The journey to Dagupan should be a return to MERCY. The sacrament of the new evangelization is the sacrament of penance. The Servant of God, Fulton J. Sheen, said that the work of a disciple may be summarized in two words: “Come” and “Go”. But later on, Fulton Sheen himself added—before the Lord told them, “Come, follow me”, He first proclaimed to them, “Turn away from sin, the kingdom of God is in your midst.” In other words, there is a prelude to an invitation by the Lord to come and follow him. It is the invitation to penance. It is penance, first and foremost, of those who will be entrusted with the power to absolve sins. It is a return to the mercy of God. I repeat what I have often stated in La Union and in Pangasinan: the mark of a healthy spiritual life of a priest is the frequency of confession. There is no healthy spiritual life for a priest, if he is not comfortable with confession. Comfortable with confession does not mean making the confessional comfortable and air conditioned for us. Our first duty in the confessional is not to sit but to kneel. Our first duty as priests in relation to the confessional is not to sit in absolution but to kneel down in penance. Fifty years ago, the priests came to Dagupan, called by Archbishop Madriaga, for mercy, for compassion. The priests went to Dagupan because they needed to return to mercy. Returning to Dagupan is not only a return to mercy.
Returning to Dagupan is also returning to MINISTRY.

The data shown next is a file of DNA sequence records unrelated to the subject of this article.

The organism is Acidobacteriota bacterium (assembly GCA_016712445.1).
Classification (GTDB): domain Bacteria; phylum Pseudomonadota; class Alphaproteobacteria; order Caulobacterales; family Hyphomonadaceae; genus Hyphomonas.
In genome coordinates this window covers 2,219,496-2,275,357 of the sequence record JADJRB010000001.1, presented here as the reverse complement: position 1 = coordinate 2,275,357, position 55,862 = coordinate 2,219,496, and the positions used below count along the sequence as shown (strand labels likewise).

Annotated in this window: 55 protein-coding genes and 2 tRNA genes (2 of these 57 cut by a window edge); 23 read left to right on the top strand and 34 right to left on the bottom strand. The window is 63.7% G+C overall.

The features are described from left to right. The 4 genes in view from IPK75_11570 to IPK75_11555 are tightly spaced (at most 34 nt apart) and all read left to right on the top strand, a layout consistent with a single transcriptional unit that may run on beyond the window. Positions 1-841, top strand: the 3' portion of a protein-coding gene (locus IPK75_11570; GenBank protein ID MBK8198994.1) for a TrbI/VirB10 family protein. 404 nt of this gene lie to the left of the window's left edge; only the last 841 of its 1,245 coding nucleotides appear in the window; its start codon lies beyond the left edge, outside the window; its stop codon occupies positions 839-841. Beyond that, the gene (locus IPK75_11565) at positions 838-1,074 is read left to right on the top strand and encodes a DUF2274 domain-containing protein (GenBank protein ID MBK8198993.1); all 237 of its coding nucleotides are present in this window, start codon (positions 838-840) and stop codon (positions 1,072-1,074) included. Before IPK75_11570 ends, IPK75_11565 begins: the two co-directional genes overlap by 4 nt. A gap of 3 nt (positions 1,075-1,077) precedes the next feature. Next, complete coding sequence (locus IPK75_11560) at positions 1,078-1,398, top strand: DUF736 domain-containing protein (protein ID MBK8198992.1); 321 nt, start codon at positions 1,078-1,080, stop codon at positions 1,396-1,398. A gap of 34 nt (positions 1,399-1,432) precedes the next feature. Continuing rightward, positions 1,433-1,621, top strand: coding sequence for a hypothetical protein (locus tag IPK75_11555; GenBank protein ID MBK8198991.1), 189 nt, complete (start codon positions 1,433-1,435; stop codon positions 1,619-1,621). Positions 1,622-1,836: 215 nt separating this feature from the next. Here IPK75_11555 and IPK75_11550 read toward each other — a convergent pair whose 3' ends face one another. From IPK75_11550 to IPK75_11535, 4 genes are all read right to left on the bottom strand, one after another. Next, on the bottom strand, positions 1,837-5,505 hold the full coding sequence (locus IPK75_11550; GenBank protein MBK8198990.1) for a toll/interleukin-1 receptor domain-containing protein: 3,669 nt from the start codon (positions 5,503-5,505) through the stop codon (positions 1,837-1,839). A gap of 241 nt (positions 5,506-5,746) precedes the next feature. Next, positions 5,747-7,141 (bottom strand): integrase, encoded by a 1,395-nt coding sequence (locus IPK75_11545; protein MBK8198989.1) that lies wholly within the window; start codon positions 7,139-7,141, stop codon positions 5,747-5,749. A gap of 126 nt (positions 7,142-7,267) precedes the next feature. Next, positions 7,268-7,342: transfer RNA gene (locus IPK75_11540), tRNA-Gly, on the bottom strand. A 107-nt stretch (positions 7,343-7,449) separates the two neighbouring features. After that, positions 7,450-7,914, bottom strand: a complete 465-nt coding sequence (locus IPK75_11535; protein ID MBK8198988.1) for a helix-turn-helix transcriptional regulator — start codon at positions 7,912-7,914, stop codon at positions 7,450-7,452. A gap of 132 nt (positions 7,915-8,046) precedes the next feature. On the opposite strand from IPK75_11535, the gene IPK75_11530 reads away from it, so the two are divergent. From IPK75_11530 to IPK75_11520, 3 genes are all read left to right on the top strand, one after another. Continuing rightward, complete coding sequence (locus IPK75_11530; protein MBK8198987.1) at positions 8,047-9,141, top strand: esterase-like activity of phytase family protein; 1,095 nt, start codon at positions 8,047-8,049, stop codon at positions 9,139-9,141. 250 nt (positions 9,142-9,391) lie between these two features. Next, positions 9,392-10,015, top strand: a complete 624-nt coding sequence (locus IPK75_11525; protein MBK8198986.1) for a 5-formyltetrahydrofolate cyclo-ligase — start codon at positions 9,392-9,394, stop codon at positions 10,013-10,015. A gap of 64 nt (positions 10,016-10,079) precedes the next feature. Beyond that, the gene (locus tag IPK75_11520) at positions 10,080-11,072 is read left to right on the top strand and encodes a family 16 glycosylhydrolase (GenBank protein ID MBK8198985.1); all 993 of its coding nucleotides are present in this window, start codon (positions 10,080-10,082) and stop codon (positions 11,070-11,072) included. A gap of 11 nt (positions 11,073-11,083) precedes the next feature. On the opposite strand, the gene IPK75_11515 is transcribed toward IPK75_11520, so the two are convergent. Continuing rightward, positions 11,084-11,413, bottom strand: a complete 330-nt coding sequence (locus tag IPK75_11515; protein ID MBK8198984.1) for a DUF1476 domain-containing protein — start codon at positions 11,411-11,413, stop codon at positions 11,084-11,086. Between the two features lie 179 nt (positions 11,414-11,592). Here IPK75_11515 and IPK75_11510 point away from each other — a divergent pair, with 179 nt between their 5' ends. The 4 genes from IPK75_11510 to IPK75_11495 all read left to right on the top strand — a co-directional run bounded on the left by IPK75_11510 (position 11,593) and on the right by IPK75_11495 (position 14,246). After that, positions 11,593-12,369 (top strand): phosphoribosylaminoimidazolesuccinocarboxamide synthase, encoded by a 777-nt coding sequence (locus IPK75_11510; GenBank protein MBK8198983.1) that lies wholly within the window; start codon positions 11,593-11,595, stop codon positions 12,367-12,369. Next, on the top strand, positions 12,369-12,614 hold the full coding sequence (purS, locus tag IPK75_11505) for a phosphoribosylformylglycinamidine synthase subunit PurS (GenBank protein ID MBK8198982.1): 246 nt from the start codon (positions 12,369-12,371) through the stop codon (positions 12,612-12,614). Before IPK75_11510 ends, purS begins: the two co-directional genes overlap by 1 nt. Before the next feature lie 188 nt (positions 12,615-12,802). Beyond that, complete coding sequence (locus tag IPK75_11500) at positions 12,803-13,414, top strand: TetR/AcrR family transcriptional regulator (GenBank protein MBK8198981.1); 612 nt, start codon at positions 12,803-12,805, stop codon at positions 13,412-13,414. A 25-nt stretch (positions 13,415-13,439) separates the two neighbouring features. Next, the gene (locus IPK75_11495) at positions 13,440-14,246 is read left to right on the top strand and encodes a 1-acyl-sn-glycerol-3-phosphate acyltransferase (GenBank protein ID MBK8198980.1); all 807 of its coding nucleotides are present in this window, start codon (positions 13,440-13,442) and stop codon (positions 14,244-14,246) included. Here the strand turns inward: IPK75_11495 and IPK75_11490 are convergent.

Priests come to the city to get from their archbishop the faculties for confession. People come to the city in order to get dispensations from the chancery. Returning to Dagupan is returning to ministry. We, priests, have been entrusted with the power to change the bread and wine into the body and blood of Christ. But my dear brother priests, please, please, please, remember this: there can be no authentic renewal in the church if our focus is always on the power of the priest to change the bread and wine. Renewal can only begin in the Church when the priest recognizes the power of the Eucharist to change the baptized, to change every priest, to change everyone. Let us teach one another not the power of the priest but the power of the Lord to change us! Every Mass should change us. In every Mass the bread and wine are changed into the Body and Blood of Christ. But in every Mass does the priest change more and more to become like Jesus? Every baptism that we do should change us. Every confession, every absolution that we give should change us. Every anointing of the sick should change us. If we can change simple babies to become children of God, why do we allow grace to pass through us without changing us? The Church of the new evangelization cannot afford to continue to talk about the power of the priests. The church of the new evangelization speaks about the power of the Eucharist to change the cosmos; the power of Eucharist to change the baptized; the power of Eucharist to change the minister. Earlier Msgr. Vengco quoted Cardinal Tagle saying that the signs of the times demand that we become really a humbler church. Let us not wait for those times to humiliate us. Before we get humiliated let us start humbling ourselves, because when the era of humiliating priests becomes the fashion in the Philippines, it would be too late to be humble. It would be too late to be humble, because then we would have inflicted the humiliation on ourselves. Humbling ourselves is a duty that comes with ordination. If we forget holiness, the Lord will teach it to us the harder way. Others will humiliate us. It will no longer be inspiring. It will just be a punishment we deserve for our clerical arrogance.